5. Stay home if you are sick.

Many public fireworks shows may be canceled this summer as communities try to avoid holding events where large crowds will gather. If you plan to use your own fireworks, check first if it is legal in your area.
  1. Never give fireworks to small children, and never throw or point a firework toward people, animals, vehicles, structures or flammable materials. Always follow the instructions on the packaging.
  2. Keep a supply of water close by as a precaution.
  3. Make sure the person lighting fireworks always wears eye protection.
  4. Light only one firework at a time and never attempt to relight “a dud.”
  5. Store fireworks in a cool, dry place away from children and pets.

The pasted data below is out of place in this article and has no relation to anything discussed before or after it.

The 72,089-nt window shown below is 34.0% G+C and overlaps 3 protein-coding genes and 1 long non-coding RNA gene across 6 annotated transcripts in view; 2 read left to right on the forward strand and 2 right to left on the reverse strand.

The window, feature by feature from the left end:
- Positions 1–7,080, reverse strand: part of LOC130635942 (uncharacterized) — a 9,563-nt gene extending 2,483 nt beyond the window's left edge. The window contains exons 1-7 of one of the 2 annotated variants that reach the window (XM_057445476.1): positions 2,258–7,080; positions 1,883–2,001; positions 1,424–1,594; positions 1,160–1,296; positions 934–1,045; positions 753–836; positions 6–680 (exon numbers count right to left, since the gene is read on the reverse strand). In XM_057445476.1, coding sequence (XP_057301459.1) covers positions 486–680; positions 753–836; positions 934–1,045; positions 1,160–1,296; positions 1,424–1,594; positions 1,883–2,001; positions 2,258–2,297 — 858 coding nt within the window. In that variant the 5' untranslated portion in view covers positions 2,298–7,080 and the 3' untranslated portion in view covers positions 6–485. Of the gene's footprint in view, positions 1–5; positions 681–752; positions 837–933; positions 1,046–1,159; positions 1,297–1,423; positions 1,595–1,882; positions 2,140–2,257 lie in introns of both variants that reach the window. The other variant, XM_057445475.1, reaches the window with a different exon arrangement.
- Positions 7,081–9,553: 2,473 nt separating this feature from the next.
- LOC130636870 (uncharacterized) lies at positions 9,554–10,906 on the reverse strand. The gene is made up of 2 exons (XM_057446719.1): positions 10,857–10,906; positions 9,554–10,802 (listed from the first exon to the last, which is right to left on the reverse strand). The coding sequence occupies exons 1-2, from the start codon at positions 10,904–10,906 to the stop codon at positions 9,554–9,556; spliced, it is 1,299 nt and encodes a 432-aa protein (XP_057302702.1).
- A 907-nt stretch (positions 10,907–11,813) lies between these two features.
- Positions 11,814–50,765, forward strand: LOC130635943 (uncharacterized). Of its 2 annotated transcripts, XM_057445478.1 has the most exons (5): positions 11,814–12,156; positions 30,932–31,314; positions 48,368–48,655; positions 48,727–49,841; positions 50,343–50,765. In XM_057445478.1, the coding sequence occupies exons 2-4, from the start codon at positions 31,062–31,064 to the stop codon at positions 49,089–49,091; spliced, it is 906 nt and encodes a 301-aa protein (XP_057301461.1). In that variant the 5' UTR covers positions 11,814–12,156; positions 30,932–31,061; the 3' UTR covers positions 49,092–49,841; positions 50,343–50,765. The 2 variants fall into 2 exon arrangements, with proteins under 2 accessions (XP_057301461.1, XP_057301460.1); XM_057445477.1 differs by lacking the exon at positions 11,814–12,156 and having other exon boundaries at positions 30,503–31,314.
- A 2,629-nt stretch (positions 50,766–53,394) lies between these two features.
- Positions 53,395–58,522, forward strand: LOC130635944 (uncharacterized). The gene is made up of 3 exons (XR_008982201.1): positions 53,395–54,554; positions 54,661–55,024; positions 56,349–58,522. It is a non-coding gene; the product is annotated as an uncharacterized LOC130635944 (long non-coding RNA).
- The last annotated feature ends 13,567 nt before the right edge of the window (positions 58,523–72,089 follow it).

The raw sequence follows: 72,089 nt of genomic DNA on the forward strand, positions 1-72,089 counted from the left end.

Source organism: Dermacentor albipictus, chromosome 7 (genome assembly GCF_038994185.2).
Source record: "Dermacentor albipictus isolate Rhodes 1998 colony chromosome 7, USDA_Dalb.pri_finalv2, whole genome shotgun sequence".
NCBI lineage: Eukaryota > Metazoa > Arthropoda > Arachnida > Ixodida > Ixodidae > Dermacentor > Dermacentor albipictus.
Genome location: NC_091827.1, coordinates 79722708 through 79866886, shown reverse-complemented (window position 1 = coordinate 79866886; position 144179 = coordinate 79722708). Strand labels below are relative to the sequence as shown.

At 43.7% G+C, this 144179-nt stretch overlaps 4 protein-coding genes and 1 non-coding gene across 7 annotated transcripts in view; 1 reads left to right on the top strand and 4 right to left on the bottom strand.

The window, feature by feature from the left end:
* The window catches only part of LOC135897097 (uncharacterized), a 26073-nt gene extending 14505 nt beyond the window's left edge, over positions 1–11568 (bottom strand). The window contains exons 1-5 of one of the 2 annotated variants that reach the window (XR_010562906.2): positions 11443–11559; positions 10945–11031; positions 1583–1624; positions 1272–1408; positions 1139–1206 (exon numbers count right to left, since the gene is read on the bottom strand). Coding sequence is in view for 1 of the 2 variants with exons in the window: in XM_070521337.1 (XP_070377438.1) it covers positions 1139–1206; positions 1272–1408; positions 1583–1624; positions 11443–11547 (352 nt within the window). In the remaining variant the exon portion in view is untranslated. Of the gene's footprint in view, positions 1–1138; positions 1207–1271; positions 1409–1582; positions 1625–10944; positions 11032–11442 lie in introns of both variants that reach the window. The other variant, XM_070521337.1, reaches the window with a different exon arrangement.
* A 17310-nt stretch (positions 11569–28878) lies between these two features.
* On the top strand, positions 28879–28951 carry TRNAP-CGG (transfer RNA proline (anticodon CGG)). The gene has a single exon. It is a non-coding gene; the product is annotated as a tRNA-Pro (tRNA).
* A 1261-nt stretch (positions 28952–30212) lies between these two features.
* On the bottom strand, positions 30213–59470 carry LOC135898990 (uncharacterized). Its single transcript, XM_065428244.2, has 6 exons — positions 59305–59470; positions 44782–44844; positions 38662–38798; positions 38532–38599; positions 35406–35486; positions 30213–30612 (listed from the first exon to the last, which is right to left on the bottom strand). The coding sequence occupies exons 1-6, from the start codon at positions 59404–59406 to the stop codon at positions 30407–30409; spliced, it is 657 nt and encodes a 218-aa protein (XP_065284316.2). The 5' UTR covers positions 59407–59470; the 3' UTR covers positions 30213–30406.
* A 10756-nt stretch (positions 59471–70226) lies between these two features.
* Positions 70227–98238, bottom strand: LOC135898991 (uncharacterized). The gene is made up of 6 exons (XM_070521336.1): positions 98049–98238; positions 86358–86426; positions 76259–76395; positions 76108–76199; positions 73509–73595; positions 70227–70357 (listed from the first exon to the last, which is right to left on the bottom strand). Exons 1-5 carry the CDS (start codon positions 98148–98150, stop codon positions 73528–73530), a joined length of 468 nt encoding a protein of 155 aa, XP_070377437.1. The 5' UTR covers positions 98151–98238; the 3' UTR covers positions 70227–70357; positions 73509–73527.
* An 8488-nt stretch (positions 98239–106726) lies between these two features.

Grilling fires spark more than 10,000 home fires on average each year in the U.S. To avoid this:
  1. Always supervise a barbecue grill when in use. Don’t add charcoal starter fluid when coals have already been ignited.
  2. Never grill indoors — not in the house, camper, tent or any enclosed area.
  3. Make sure everyone, stays away from the grill, including children and pets.
  4. Keep the grill away from the house or anything that could catch fire. 
  5. Use the long-handled tools especially made for cooking on the grill.

Warmer weather means enjoying the water. Be “water smart,” have swimming skills and know how to help others. This includes home pools — where young children are most at risk of drowning — and open water, such as ponds, rivers and lakes — where older children and teens are more likely to drown than any other location. With less access to lifeguarded aquatic facilities this summer, youth and teens may consider open water environments that are not designated for swimming.
  1. Talk to your children, including older youth and teenagers, about water safety. A variety of resources are available at redcross.org/watersafety and redcross.org/watersafetyforkids.